Friday, 17 April 2015

And all that Jazz: An A+ Guide to New Orleans

I recently returned (the end of March) from a conference in The Big Easy. I'm in love.
What a city. I'm not exactly certain how we accomplished all that we did in terms of sightseeing when we were only in town for five days (and the conference was as amazing as the city itself), but somehow we managed it. Sleep was definitely sacrificed. We figured it was a small price to pay.

Our conference was put on by the National Art Education Association, and included over a thousand sessions, attended by over five thousand of those in the art and design world. I can't even begin to explain to you what it looks like when you plunk five thousand art teachers down in one city. Use your imagination. Yes, it was kind of (exactly) like that.

We stayed at the Hilton Conference centre, which is like many conference centres, super-sized and located near the rest of the big block hotels, equally close to the cruise ship terminal. Not ideal. But Hilton's have comfortable beds, and seen as we left very few hours for sleeping, our comfort during those few hours was essential.

In an effort to sneak away from the cruise ship passengers and conference attendees, we attempted to avoid the obvious in terms of tourist spots. Prior to the trip, we were too busy planning (for the conference itself) to consult the guide books, so instead, we quizzed each and every server/bartender/local we encountered...writing it all on napkins. As you do. We were really interested in where the locals went in the evenings in order to avoid Bourban street (in all its glory).

Proof of our efforts....

I left New Orleans ('Neworlins') feeling as though we hit it out of the park. We ate incredible meals, sipped fantastic cocktails, and let the jazz music consume us. We even jumped on a swamp tour (a true highlight). I left feeling proud of what we had accomplished (both academically, and socially), and as silly as this sounds, the city of New Orleans felt like a long lost friend. I will be definitely be back.

I couldn't wait to dump the contents of the napkins onto the blog, as I would love for all of you to experience some of these places we did. So here I go...

On Dining:

BAYONA: Home to locally renowned head chef, Kim Spicer. A Great meal. Bayona also has a great back courtyard. You'll need to make a reservation

IRENES: I Loved this restaurant. It is filled with Character. We had so much fun, waiting for our table at the back piano bar. Once again, a wonderful meal, and great crowd.

MIMI'S IN THE MARIGNY: This is a must. You may need to jump in a cab, depending on where you're staying, but trust us, it's worth it. This little spot serves excellent tapas, and again is a fantastic scene. Make sure you go upstairs. This is essential. Downstairs is not the same (and it's smoke filled)...but it does have PACMAN.

SYLVAIN: Probably the best dinner of the trip. A cute little spot, and the food was fantastic. We seemed to be the only ones eating here for the first time. Definitely a place to go back to. 

The back piano bar at Irenes (below).

Cheap(ish) and Cheerful...and Touristy, but Tasty: 

MULATES When, on the third day, we still hadn't had jumbalaya, we hit up Mulates for lunch, as it was reccommended by another conference goer. Definitely a touristy spot, but good food, and good prices. Completely satisfying lunch spot, and located down by the conference centre, so was convenient for us.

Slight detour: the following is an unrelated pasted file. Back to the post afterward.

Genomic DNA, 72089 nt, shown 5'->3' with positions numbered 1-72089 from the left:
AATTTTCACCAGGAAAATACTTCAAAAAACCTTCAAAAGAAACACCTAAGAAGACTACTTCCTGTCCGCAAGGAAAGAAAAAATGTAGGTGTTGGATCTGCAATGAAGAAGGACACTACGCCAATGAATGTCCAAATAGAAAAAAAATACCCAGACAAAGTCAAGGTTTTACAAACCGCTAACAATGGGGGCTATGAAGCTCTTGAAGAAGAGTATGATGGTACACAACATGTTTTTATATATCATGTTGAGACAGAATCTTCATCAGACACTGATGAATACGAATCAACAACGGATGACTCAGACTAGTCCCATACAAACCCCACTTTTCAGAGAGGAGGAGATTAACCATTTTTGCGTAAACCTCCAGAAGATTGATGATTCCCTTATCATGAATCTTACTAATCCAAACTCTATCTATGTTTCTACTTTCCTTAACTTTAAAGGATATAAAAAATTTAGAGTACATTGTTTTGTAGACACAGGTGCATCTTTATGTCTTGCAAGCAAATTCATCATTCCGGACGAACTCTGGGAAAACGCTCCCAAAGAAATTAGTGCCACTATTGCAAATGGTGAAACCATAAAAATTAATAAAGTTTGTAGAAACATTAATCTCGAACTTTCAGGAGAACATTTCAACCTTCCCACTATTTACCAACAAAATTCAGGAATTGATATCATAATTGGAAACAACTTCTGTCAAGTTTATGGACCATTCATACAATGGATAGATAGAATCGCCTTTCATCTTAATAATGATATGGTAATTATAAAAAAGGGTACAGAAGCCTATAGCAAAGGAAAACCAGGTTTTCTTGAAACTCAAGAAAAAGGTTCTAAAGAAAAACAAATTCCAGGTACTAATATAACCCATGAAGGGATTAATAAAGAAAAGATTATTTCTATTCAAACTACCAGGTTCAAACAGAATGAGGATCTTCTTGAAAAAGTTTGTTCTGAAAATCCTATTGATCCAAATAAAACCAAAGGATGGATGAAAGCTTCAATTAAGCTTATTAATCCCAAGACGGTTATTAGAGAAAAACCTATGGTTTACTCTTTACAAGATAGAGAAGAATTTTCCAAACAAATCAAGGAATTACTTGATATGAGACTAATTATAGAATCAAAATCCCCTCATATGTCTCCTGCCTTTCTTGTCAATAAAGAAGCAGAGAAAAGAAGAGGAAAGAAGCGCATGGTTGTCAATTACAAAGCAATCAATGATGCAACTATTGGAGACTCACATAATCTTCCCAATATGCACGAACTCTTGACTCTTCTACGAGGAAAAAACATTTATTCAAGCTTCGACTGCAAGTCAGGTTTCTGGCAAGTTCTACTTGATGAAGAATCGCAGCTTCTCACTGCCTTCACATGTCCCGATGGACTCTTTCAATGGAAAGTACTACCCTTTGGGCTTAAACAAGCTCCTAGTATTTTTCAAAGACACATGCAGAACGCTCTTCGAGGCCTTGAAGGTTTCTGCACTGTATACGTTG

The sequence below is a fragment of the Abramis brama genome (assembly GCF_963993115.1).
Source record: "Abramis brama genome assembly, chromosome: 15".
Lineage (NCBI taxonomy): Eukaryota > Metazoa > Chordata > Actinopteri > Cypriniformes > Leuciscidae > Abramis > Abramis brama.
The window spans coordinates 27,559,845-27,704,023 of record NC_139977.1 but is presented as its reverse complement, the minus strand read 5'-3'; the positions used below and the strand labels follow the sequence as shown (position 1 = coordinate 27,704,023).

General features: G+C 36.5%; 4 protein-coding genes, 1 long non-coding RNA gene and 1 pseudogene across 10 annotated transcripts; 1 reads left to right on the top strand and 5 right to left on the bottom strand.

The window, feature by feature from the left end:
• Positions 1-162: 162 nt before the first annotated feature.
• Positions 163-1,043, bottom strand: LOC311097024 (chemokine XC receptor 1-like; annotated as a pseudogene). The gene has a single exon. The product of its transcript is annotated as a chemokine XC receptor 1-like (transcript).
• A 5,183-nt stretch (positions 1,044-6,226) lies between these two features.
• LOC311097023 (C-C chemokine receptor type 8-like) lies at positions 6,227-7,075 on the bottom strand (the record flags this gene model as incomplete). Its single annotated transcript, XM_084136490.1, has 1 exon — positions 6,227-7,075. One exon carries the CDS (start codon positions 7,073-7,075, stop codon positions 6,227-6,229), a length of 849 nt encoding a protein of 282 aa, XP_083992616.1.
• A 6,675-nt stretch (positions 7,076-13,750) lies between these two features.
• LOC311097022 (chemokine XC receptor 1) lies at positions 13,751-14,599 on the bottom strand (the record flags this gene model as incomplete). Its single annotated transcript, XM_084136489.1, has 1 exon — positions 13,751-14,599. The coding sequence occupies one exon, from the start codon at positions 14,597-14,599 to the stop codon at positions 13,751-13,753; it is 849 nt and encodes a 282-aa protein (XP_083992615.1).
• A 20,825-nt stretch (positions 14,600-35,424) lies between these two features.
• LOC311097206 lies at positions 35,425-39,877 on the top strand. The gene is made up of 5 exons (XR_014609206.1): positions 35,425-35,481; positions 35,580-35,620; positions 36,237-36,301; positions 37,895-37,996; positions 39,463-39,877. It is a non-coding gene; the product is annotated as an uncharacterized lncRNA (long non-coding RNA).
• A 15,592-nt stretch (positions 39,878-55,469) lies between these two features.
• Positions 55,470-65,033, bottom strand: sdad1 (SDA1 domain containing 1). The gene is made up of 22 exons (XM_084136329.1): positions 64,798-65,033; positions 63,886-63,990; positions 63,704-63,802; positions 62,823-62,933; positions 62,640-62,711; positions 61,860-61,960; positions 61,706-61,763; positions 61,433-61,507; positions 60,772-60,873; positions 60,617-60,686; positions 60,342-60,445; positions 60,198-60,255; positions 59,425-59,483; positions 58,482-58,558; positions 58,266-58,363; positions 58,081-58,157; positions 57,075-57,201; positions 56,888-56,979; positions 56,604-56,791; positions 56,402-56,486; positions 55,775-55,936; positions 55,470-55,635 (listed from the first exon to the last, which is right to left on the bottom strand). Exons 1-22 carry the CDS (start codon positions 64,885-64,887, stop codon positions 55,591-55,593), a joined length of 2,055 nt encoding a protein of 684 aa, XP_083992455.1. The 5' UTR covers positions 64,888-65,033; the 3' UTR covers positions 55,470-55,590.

On Drinks:

ARNAUDS ( FRENCH 75)- We stumbled into French 75 on night one, had an amazing drink, and really weren't aware of the gem we'd found. We went back again, as our drinks were so tasty, then to read that it's one of the 'must-hits' in the city. The bartenders are great. Put French 75 on your list.

THE BOMBAY CLUB- Tucked away. Great happy hour ($3 wine, need I say more) and a live piano player

THE BLACK PENNY (Very cool tiny Beer Bar on Rampart St)

BAR TONIQUE (Great Mixology also tiny, and also on Rampart St.). This one was recommended by multiple people

Jazz on Frenchmen Street:
Frenchmen Street is a happening place, any night of the week, but understandably gets a little crazier as you get closer to the weekend

The Spotted Cat: Another spot we went back to twice. A great Jazz bar (cover on the weekends) 

Maison: A great scene, lots of fun. Usually an energetic band, and dancing.


13 (for bar food)

The Art Market (you must check it out) open until midnight. Great stuff (Art, jewelry, etc)

On Bourban (if you must):
Oldest Bar in the City: LAFRITTES
Fritzels: Go upstairs! (If I recall correctly, acts go on at 9pm)

Finish it all off with Beignets:
Cafe Du Monde: Best, after a long night out, when there are no line-ups. Think 2am. DELICIOUS! Go early in your trip, as you'll want to make this stop an evening (early morning?) ritual. Go ahead, try and eat just one.

Swamp Tours:
Cajun Encounters: We were in New Orleans at the end of March and the gators were just coming out of hibernation, so keep that in mind. Also, go on the earlier side, then they won't have been fed all day by other boats, and you'll have a greater likelihood of seeing them. We took the swamp boat as we were told the Air boats scare the animals (not certain this is true). If you're like me, I needed to see this side of Louisiana. It didn't disappoint. $55 USD/person.

Looks a little like the Jungle Boat Ride at Disneyland, no?

The following were also recommended but we ran out of time:
Cane & Table (get the pina colada)
Carousel Bar (rotating bar)
The Franklin

Herbs Saints

When Sunday came around, we were sad to be leaving. 

I'm confident I will be back, but at this point in time, I don't know when.

Please let me know if you make it there, as I would love to live vicariously.

Photo credits to my travelling partners, Catherine, and Laurie!

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